The Editors Guild said the Aadhaar-issuing authority UIDAI’s decision to pursue criminal action against the journalist was “unfair, unjustified and a direct attack on the freedom of the press”.
New Delhi: An Indian government agency has filed a police complaint against a journalist who exposed a possible security breach in the country’s vast biometric database that contains the personal details of over a billion citizens, raising fresh concerns about shrinking press freedom in India.
The complaint against journalist Rachna Khaira came after she wrote an article in the Tribune newspaper saying that reporters were able to buy access to addresses, emails, and phone numbers of a billion citizens for about $8. For an extra $5, reporters purchased access to a software that allowed them to print unique identity cards, which enables people to access a host of government services such as free school meals and fuel subsidies.
Khaira’s investigation created an outcry in India as it suggests the data of a billion citizens may not be protected as well as the government had previously claimed. The breach she uncovered, the article said, exposed almost every Indian citizen to identity fraud and intrusions of privacy.
The police complaint against Khaira is the latest in clashes between India’s government and media. India ranks 136 in the 2017 World Press Freedom Index, down three points from the previous year. Killings of prominent journalists such as Gauri Lankesh and Sudip Datta Bhowmik have sparked protests around the country.
Khaira said the revelations in her story were just the “tip of the iceberg.” She said, “We have almost completed our entire investigation… We have got much more than what we have exposed so far and which we are going to bring up in the next few days.”
In response to Khaira’s story, the Unique Identification Authority (UIDAI), which oversees the biometric program sent a letter to the Tribune’s editor saying, “It is the UIDAI’s position that there was absolutely no access to the biometric details (i.e. fingerprints and iris scans) of any individual whatsoever on the said UIDAI portal.” The letter then asked the newspaper’s editor to clarify if the reporter had accessed fingerprint and iris data and the number of individuals whose data the reporter had accessed for the story.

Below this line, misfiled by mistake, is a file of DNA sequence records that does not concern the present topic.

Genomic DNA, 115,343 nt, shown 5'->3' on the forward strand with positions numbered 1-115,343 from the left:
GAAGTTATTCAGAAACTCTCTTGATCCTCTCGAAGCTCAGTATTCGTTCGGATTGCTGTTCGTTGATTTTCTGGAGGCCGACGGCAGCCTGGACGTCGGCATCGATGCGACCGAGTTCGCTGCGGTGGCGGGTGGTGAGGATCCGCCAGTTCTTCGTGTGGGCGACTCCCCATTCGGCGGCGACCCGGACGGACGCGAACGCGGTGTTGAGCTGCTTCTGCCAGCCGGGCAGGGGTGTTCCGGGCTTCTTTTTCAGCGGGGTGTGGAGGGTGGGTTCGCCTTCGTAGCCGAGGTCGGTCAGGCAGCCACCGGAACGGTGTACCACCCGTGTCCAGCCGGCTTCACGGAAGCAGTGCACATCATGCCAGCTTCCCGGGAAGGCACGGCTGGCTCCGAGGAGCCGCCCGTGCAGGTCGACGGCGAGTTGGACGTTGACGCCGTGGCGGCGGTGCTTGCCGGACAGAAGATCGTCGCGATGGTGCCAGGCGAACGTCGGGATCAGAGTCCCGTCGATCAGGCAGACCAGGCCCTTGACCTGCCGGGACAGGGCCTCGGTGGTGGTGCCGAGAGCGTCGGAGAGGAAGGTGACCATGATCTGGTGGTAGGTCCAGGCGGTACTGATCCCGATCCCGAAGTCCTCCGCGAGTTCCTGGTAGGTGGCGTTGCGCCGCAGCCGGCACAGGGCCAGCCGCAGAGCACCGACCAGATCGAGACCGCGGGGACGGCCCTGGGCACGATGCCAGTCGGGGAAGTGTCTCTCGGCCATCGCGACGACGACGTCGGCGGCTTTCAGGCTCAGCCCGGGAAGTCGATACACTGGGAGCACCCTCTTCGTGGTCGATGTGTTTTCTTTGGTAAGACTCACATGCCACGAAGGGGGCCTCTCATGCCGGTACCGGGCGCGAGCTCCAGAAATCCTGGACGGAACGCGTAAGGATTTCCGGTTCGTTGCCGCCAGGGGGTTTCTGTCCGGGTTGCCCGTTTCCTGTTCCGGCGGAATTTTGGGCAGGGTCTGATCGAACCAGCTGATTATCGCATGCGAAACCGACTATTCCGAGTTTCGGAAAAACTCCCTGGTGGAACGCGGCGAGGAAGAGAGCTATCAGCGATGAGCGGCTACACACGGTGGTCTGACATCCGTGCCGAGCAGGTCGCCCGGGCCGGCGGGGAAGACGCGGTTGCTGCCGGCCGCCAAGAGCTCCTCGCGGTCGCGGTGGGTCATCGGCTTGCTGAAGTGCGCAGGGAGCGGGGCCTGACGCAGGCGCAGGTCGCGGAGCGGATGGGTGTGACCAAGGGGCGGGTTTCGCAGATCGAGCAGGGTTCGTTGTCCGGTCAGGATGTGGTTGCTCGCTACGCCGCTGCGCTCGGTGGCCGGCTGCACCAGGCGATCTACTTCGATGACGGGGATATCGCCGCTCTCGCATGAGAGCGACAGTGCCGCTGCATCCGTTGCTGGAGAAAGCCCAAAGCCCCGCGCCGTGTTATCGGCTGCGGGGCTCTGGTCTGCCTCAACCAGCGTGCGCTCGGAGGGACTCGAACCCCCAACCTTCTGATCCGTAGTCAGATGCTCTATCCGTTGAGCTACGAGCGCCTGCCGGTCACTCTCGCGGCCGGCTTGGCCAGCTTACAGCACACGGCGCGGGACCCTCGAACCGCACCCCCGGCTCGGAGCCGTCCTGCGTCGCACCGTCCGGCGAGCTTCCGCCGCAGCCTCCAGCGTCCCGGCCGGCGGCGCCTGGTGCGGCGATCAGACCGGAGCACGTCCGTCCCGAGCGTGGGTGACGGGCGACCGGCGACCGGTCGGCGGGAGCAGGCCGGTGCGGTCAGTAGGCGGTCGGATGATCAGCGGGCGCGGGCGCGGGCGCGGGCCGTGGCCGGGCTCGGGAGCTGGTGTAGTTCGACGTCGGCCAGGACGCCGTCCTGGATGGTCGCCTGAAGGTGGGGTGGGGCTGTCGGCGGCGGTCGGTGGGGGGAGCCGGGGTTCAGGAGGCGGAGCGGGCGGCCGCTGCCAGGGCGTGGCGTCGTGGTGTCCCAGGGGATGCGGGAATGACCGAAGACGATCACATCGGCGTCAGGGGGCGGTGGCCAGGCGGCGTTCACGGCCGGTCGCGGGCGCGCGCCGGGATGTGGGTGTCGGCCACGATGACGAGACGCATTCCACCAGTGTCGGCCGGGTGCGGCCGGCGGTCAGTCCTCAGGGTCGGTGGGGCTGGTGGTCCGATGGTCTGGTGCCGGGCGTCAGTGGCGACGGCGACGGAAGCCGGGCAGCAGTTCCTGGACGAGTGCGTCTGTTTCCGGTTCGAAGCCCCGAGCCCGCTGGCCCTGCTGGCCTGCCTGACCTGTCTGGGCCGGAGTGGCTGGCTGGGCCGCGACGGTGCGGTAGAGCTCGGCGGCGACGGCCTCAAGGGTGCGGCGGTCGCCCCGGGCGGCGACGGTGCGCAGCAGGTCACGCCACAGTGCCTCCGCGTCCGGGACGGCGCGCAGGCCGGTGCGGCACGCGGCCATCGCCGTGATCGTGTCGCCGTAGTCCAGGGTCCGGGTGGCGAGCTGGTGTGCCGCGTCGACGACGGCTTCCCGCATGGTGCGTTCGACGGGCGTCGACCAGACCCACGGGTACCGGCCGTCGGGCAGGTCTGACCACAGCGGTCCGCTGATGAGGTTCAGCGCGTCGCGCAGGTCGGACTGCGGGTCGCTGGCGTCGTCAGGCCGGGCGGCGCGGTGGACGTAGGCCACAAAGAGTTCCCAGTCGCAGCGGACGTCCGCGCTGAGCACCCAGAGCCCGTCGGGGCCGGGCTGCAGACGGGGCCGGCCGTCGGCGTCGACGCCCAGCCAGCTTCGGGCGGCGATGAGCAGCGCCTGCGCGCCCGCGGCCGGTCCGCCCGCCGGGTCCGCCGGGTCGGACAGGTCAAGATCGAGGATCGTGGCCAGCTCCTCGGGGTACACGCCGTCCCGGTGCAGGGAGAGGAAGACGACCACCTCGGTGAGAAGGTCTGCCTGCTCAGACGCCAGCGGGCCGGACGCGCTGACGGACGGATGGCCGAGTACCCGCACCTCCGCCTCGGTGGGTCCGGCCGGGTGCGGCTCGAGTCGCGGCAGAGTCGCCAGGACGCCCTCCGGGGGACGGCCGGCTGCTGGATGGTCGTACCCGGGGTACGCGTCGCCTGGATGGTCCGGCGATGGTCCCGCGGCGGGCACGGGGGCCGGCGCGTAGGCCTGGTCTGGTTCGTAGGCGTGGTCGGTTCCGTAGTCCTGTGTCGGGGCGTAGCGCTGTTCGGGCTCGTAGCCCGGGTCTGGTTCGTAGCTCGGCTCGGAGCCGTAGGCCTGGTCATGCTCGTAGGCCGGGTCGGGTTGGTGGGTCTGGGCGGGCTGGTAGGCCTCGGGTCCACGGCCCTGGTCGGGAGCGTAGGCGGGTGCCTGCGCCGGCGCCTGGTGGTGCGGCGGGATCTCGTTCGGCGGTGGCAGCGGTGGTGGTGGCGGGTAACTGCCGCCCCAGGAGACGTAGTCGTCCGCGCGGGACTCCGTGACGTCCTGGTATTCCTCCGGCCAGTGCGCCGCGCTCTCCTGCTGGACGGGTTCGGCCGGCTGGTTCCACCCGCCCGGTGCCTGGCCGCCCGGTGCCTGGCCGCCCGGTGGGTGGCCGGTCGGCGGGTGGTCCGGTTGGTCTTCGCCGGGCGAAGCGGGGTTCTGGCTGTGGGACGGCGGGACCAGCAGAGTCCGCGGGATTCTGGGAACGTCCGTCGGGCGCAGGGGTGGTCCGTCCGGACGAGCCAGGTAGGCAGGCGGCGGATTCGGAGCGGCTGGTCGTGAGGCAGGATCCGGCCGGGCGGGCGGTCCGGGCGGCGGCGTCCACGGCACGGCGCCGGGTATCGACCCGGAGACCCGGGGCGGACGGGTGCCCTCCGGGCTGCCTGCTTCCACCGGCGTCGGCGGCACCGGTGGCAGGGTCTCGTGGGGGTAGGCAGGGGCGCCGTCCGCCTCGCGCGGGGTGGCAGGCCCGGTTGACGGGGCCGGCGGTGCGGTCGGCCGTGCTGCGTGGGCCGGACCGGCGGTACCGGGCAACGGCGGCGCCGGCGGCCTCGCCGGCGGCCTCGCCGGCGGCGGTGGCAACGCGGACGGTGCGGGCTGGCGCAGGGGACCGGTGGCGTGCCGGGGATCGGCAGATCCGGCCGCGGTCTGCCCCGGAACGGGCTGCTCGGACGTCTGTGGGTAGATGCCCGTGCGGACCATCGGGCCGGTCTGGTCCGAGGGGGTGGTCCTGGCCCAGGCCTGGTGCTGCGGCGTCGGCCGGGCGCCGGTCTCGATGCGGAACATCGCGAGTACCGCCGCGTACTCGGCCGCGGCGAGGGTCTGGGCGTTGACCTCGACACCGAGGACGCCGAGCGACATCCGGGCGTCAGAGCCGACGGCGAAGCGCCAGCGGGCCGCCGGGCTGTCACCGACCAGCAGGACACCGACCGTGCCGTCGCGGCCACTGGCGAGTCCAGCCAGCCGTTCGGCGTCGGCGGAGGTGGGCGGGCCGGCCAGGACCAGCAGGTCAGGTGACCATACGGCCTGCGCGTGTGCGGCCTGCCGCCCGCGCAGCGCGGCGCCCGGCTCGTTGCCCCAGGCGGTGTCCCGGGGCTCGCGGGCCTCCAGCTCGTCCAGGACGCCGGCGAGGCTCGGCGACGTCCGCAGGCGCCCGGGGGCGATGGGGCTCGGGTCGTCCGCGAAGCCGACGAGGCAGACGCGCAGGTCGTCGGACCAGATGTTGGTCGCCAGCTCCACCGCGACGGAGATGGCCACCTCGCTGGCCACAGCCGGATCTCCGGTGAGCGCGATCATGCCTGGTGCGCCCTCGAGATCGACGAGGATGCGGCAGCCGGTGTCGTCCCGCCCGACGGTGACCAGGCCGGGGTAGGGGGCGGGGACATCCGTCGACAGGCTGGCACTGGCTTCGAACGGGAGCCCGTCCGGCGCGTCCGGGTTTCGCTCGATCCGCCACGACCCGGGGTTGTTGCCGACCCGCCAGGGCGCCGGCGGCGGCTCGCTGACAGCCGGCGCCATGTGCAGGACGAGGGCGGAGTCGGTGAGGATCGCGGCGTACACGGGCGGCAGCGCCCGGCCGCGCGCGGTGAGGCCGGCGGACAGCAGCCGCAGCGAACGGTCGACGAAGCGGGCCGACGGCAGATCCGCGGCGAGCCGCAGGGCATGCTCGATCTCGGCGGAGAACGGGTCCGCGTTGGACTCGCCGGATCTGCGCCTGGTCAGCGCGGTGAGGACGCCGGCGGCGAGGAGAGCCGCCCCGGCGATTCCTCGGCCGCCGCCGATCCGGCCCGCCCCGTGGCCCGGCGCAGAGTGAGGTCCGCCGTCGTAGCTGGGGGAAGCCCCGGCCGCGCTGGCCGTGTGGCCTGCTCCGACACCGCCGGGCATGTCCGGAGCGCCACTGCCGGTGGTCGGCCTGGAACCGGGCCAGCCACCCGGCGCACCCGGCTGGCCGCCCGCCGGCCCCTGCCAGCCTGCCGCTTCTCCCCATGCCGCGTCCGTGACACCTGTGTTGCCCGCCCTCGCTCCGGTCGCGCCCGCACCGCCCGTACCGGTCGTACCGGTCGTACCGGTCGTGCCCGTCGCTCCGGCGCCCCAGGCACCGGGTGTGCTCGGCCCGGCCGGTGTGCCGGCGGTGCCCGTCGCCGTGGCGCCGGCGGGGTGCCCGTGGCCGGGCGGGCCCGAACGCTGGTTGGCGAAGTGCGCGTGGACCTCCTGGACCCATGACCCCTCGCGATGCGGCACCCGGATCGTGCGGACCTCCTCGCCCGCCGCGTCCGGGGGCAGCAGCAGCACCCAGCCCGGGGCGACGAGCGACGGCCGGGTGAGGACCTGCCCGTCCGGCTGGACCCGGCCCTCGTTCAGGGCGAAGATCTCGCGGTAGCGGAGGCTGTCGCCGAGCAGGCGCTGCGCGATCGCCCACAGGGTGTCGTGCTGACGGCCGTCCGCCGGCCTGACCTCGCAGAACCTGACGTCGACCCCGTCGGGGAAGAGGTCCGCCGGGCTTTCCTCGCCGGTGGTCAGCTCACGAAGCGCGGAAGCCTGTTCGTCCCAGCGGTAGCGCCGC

India’s minister of law, Ravi Shankar Prasad, however suggested that the government did not support the Unique Identification Authority’s heavy-handed approach to the journalist’s investigation. In a tweet, Prasad wrote: “Govt. is fully committed to freedom of Press as well as to maintaining security & sanctity of #Aadhaar for India’s development. FIR is against unknown. I’ve suggested @UIDAI to request Tribune & it’s journalist to give all assistance to police in investigating real offenders.”(sic)
And in a turnaround late Monday, local time, the Unique Identification Authority said it would work with the Tribune to identify wrongdoing.
“UIDAI is committed to the freedom of Press. We’re going to write to @thetribunechd & @rachnakhaira to give all assistance to investigate to nab the real culprits. We also appreciate if Tribune & its journalist have any constructive suggestion to offer.”
In light of the tweet, it was unclear if the agency would continue with its police complaint against Khaira.
The governing Bharatiya Janata Party had earlier tweeted from its official account that Khaira’s report was “fake news.” In another tweet, it quoted tech titan Nandan Nilekani who created the biometric program known as Aadhaar saying: “The security concerns raised around Aadhaar are complete nonsense, figment of imagination and a deliberate attempt to create an alarmist talk.”
Prime Minister Narendra Modi’s government champions the biometric database as a way to tackle welfare fraud and corruption in India. In the past year, the Modi government has tried to make Aadhaar cards mandatory to access a number of essential public services but was held back by activists who filed cases against the government in the Supreme Court.